FDA Consumer

California man convicted for brewing a coffee scam – Investigators’ Reports – Michael Norton

California man convicted for brewing a coffee scam – Investigators’ Reports – Michael Norton – Brief Article

Michelle Meadows

Michael Norton of Berkeley, Calif., knew the value of coffee from the Kona district of Hawaii. Grown on the slopes of the active volcano Mauna Loa, Kona coffee beans are hand picked and sorted–a traditional method that has made Kona coffee among the most expensive in the world.

Through companies called Kona Kai Coffee and Kona Kai Farms, Norton bought large amounts of cheaper coffee grown in Central America, mainly in Panama and Costa Rica. Then he mixed it with Kona coffee and resold it to coffee companies as 100 percent or pure Kona coffee, which costs about one-third more than Central American coffee.

Distributors then bought and roasted the coffee and unknowingly sold it as pure Kona coffee or part of a Kona blend to consumers, who paid higher prices. According to the U.S. Department of Justice, evidence showed that Norton earned more than $15 million from his fraudulent scheme.

Court papers filed in the U.S. District Court in the Northern District of California state that Norton bought about 3.6 million pounds of coffee from a woman in Costa Rica from 1993 to 1996. About 1 million pounds of that was genuine Kona coffee. Norton arranged for another woman to act as the coffee buyer through The Nagoya Company, which Norton funded.

Norton had another associate cut open bags that were identified as coffee from Central America, and transfer that coffee to other bags labeled “Kona Kai Farms-Kealakekua, Hawaii–pure Kona coffee–product of the USA.”

During 1995, Norton sold coffee on several occasions to a business called Hawaiian Kona Coffee Company. The proceeds of those sales totaled about $1 million. At Norton’s request, the money was forwarded to bank accounts of two other Hong Kong businesses, which then sent the $1 million to a Swiss bank account in Geneva. Norton knew the money was taxable, but failed to report his profits.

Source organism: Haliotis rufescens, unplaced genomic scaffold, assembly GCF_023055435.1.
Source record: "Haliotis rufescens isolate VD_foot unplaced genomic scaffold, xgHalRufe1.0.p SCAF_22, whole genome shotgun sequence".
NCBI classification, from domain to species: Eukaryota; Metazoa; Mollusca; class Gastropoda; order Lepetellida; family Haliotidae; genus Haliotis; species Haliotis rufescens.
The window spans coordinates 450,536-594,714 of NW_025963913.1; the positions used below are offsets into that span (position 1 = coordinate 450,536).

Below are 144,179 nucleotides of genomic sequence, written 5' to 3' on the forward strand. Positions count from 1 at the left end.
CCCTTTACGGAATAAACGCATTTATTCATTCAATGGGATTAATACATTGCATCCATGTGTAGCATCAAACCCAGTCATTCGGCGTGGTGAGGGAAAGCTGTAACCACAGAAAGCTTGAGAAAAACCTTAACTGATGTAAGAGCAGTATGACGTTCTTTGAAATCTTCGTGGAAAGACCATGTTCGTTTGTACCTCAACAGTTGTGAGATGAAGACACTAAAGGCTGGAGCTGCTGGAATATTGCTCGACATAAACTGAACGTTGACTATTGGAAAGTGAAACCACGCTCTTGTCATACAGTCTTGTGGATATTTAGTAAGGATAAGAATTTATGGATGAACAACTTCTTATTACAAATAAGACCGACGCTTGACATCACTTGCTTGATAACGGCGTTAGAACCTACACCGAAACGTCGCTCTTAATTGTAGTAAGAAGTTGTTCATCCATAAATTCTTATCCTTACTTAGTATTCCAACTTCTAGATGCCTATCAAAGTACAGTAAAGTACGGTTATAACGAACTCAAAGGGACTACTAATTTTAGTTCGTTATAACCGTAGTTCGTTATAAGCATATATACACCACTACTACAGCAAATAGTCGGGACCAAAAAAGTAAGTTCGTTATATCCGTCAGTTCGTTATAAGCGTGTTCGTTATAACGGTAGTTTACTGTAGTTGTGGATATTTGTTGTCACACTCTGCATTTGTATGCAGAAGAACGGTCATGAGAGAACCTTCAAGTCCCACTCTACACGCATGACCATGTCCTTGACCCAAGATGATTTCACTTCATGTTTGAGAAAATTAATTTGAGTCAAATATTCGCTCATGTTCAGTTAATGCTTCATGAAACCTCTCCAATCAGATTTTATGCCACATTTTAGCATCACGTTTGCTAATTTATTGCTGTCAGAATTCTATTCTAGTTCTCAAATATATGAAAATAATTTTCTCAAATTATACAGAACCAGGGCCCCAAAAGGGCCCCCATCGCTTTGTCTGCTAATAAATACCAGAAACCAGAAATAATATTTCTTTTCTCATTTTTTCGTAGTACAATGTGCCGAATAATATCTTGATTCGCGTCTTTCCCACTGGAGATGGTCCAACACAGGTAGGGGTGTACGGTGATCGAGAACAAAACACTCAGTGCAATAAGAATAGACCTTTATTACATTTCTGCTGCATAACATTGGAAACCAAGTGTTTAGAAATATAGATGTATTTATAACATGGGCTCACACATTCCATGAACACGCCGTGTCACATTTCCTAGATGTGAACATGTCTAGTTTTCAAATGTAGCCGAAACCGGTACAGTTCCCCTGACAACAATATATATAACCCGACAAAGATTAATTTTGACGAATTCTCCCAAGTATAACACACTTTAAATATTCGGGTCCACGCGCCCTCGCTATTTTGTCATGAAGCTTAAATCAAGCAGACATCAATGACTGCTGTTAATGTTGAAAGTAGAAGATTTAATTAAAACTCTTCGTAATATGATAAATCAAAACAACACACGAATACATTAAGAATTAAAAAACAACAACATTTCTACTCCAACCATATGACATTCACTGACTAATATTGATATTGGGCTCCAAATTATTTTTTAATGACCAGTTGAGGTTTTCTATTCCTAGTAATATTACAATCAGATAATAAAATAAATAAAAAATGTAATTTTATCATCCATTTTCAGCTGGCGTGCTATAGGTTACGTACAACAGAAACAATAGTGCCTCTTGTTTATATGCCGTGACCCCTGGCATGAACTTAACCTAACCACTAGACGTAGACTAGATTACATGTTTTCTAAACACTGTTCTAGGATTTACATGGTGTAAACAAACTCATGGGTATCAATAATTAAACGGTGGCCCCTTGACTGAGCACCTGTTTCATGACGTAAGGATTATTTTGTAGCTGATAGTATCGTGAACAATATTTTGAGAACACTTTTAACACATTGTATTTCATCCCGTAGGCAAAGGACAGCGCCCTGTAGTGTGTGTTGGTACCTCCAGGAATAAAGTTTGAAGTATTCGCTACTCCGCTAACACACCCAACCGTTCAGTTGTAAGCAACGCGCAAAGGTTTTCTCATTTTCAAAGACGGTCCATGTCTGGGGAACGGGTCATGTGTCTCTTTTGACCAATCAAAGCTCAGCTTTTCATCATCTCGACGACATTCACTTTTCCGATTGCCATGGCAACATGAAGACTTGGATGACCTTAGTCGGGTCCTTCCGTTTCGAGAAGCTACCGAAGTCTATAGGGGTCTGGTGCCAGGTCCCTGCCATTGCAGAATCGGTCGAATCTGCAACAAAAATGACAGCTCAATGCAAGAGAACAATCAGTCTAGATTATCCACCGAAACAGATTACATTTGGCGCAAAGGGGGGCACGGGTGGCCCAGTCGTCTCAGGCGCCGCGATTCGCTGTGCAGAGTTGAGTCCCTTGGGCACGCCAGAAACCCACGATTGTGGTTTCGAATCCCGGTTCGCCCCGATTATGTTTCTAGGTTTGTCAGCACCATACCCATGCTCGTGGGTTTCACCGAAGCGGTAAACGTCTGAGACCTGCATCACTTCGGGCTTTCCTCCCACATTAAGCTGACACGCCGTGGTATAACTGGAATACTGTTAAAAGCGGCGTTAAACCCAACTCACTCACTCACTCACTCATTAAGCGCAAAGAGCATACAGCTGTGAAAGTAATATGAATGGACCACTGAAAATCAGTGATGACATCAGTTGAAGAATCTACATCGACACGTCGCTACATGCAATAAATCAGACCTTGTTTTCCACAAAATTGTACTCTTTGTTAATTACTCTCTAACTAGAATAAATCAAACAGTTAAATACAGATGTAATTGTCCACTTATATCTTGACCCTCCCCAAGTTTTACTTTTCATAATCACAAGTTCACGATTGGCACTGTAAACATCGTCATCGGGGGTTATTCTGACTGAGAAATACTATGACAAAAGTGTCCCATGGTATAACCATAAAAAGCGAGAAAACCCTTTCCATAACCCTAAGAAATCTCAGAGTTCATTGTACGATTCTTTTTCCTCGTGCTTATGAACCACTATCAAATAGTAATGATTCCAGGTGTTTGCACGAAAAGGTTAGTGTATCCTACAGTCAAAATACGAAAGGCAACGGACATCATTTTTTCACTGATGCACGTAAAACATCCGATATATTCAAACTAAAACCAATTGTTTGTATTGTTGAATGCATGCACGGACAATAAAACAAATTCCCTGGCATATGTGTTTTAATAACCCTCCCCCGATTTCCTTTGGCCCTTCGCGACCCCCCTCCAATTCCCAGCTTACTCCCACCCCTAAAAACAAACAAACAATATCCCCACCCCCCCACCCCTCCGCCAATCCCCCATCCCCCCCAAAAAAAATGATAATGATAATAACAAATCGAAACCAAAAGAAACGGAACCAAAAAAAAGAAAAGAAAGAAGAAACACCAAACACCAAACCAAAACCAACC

The charges against Norton were based on evidence gathered from 1993 to 1996. The case surfaced in 1995, when an informant for the United States Customs Service (USCS) learned about Norton’s fraudulent activities. The discovery launched a lengthy investigation by the USCS, the Internal Revenue Service, FDA’s Office of Criminal Investigations (OCI) in San Francisco, and the Contra Costa County Sheriff’s Office.

Norton’s activities violated the Federal Food, Drug, and Cosmetic Act. By fraudulently labeling the coffee, Norton and one of his sales representatives, Tracey Quigley, had introduced a misbranded food into interstate commerce. In exchange for cooperating in this investigation, Quigley was sentenced to a period of probation for the misbranding charge.

The United States Attorney’s Office for the Northern District of California announced in March 2001 that Norton was sentenced to two and a half years in federal prison in connection with his conviction for wire fraud and tax evasion. The sentence followed Norton’s earlier guilty plea to one count of wire fraud and one count of tax evasion in July 2000.

In addition to serving prison time, Norton will have three years of supervised release, and was ordered to pay $440,000 in back taxes. About $5 million was seized and forfeited to the government, and about $500,000 went to the 21 coffee companies that bought coffee from Norton.

COPYRIGHT 2001 U.S. Government Printing Office

COPYRIGHT 2004 Gale Group